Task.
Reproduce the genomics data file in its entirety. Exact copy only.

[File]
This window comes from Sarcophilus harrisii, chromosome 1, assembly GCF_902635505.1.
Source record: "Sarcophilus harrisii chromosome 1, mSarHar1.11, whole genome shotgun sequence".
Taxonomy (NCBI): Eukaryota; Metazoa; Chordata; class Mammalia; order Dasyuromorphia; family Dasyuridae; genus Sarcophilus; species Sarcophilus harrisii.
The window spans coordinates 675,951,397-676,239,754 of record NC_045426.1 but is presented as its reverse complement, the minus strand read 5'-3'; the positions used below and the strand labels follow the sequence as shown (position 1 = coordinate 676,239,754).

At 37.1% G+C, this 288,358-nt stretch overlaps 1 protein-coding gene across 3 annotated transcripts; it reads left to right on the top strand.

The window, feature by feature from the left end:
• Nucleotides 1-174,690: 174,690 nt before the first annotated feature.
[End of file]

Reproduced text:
This window comes from Sarcophilus harrisii, chromosome 1, assembly GCF_902635505.1.
Source record: "Sarcophilus harrisii chromosome 1, mSarHar1.11, whole genome shotgun sequence".
Taxonomy (NCBI): Eukaryota; Metazoa; Chordata; class Mammalia; order Dasyuromorphia; family Dasyuridae; genus Sarcophilus; species Sarcophilus harrisii.
The window spans coordinates 675,951,397-676,239,754 of record NC_045426.1 but is presented as its reverse complement, the minus strand read 5'-3'; the positions used below and the strand labels follow the sequence as shown (position 1 = coordinate 676,239,754).

At 37.1% G+C, this 288,358-nt stretch overlaps 1 protein-coding gene across 3 annotated transcripts; it reads left to right on the top strand.

The window, feature by feature from the left end:
• Nucleotides 1-174,690: 174,690 nt before the first annotated feature.